Mary Beheler

Why Have Public Schools?

In Uncategorized on April 8, 2016 at 3:58 am

By Mary Beheler. First published in Feb/Mar 2002 issue of Tri-State Christian News

Doctor, mechanic, employee, employer, food handler—nearly everyone in our society has gone to school somewhere.  The public spends great amounts of money supporting a system they hope will …. Well, just what is it we hope the school system will do?  Why have public schools at all?  Shouldn’t parents train their own children?

The early settlers of New England saw fit to enact these two laws, which still capture the attitudes of many Christians.

Massachusetts Bay School Law (1642)

         Forasmuch as the good education of children is of singular behoof and benefit to any Common-wealth; and wheras many parents & masters are too indulgent and negligent of their duty in that kinde. It is therfore ordered that the Select men of everie town, in the severall precincts and quarters where they dwell, shall have a vigilant eye over their brethren & neighbours, to see, first that none of them shall suffer so much barbarism in any of their families as not to indeavour to teach by themselves or others, their children & apprentices so much learning as may inable them perfectly to read the english tongue, & knowledge of the Capital Lawes: upon penaltie of twentie shillings for each neglect therin. Also that all masters of families doe once a week (at the least) catechize their children and servants in the grounds & principles of Religion …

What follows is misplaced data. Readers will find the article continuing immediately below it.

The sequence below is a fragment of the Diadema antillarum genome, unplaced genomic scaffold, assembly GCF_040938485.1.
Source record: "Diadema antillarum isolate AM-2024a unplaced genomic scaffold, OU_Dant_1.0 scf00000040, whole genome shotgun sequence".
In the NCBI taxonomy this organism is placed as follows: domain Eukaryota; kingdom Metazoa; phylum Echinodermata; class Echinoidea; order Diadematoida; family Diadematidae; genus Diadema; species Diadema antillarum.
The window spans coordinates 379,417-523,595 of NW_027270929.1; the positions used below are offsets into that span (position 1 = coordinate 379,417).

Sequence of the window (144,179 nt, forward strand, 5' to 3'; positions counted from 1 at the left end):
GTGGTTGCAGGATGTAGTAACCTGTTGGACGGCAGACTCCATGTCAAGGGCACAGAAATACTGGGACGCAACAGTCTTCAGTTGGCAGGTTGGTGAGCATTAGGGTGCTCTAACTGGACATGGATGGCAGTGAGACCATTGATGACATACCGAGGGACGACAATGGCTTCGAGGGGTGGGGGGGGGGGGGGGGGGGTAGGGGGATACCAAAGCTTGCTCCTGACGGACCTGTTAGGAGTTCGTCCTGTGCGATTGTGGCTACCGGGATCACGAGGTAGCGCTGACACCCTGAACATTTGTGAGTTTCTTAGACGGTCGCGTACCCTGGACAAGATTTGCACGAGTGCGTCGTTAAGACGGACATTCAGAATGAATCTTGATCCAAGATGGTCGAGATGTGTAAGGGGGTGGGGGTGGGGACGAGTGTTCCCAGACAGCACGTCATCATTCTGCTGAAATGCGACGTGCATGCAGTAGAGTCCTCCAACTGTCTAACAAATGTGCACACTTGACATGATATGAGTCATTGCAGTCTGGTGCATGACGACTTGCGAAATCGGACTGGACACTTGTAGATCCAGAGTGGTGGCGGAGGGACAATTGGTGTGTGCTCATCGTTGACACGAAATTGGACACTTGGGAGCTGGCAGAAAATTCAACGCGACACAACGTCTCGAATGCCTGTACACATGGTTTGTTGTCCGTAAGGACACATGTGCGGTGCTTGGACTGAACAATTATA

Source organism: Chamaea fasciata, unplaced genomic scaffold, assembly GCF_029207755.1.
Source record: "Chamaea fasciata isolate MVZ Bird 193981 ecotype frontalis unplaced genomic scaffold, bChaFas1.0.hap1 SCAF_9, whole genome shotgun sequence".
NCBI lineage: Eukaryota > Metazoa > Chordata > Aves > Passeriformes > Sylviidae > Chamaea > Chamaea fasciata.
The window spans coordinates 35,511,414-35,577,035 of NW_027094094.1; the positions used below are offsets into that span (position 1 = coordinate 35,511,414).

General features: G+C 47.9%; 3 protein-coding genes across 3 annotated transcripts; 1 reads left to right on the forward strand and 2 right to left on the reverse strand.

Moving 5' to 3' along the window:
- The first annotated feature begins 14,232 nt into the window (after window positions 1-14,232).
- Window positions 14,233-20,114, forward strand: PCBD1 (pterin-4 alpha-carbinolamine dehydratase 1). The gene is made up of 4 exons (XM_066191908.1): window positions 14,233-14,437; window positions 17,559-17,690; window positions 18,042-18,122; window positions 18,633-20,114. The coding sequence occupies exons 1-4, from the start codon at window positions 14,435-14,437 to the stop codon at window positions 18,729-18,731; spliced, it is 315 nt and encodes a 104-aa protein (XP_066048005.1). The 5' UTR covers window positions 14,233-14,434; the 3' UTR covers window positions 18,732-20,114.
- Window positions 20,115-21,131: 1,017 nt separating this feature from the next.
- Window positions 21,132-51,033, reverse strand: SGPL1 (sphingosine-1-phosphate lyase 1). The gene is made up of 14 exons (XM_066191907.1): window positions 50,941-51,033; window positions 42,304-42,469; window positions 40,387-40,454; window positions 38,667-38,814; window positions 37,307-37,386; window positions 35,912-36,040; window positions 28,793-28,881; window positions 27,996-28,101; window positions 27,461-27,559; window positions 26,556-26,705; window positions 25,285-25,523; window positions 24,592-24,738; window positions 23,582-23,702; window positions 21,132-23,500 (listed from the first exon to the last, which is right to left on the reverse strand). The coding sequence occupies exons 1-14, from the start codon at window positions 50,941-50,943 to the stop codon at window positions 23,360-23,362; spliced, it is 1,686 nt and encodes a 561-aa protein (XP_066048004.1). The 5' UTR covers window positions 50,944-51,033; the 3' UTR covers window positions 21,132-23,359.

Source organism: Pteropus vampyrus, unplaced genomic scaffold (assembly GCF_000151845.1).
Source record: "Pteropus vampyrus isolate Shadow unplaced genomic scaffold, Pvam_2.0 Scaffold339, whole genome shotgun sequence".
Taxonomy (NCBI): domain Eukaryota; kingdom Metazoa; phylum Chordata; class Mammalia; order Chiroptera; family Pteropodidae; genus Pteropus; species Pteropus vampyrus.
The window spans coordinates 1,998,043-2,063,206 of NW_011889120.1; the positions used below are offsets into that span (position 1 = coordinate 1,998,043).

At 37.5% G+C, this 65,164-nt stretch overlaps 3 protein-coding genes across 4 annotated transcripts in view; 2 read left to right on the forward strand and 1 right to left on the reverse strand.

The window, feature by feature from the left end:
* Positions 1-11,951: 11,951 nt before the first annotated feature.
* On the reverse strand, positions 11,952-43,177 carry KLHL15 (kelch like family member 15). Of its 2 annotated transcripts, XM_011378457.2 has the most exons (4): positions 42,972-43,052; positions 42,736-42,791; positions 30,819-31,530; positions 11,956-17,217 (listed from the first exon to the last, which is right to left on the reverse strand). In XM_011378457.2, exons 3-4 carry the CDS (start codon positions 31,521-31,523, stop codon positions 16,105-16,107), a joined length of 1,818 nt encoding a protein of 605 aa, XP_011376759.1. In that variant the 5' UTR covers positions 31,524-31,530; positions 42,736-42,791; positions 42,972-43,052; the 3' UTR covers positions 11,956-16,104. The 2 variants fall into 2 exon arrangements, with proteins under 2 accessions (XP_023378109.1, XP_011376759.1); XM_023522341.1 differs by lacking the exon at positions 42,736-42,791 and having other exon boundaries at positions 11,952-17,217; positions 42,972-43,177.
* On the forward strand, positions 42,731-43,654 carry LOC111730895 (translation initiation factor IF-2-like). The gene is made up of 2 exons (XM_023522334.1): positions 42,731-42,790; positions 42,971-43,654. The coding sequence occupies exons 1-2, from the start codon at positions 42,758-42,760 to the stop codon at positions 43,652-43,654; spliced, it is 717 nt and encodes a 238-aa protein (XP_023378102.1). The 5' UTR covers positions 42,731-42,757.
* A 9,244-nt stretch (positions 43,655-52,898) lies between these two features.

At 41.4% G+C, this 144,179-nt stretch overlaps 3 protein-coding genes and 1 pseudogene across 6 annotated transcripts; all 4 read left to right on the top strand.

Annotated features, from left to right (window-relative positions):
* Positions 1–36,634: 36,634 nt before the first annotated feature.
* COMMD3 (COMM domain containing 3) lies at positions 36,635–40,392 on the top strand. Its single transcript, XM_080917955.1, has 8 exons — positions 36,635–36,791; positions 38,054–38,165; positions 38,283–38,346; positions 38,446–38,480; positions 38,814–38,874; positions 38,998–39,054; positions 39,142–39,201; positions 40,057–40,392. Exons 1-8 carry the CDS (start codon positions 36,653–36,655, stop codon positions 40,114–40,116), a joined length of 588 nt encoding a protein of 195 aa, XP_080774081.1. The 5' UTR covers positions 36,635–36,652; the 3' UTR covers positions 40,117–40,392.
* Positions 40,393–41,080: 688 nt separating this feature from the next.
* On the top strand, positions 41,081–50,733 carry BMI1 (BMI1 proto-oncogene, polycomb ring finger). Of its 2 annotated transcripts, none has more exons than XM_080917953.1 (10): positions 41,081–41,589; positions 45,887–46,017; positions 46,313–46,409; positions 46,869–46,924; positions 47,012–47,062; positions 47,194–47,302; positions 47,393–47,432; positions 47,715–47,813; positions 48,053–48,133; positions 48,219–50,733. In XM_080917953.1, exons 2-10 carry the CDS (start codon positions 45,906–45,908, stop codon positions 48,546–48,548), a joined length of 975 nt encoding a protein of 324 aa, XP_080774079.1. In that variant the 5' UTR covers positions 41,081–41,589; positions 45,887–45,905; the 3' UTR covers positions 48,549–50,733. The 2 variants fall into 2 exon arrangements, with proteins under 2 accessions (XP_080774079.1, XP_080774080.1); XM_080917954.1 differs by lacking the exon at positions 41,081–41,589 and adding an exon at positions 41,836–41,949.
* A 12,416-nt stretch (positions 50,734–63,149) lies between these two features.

The Old Deluder Act (1647)

 From Records of the Governor and Company of the Massachusetts Bay in New England (1853), II: 203

It being one chief project of that old deluder, Satan, to keep men from the knowledge of the Scriptures, as in former times by keeping them in an unknown tongue, so in these latter times by persuading from the use of tongues, that so that at least the true sense and meaning of the original might be clouded and corrupted with false glosses of saint-seeming deceivers; and to the end that learning may not be buried in the grave of our forefathers, in church and commonwealth, the Lord assisting our endeavors.

It is therefore ordered that every township in this jurisdiction, after the Lord hath increased them to fifty households shall forthwith appoint one within their town to teach all such children as shall resort to him to write and read, …
Full text of act may be seen at:  http://www.constitution.org/primarysources/deluder.html

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McGuffy’s Readers Still Valuable Today

In Uncategorized on April 8, 2016 at 3:53 am

by Mary Beheler
First published Feb/Mar 2002 issue Tri-State Christian News
Huntington, WV
—Some critics of today’s educational system say using “McGuffey’s Eclectic Readers”  would restore quality to America’s  schools.  The readers were first published in 1834 and became the standard textbooks of  35 states. Many people regarded William Holmes McGuffey as “Schoolmaster of the Nation,” because of the books’s popularity, says biographer John H. Westerhoff III.

Christian educators often still use the books, both in home-schools and private schools.  There are two reasons for this, method and content.

“Eclectic” means (1) selecting what appears to be best in various doctrines, methods or styles (2) composed of elements drawn from various sources.  (Webster’s Seventh New Collegiate Dictionary)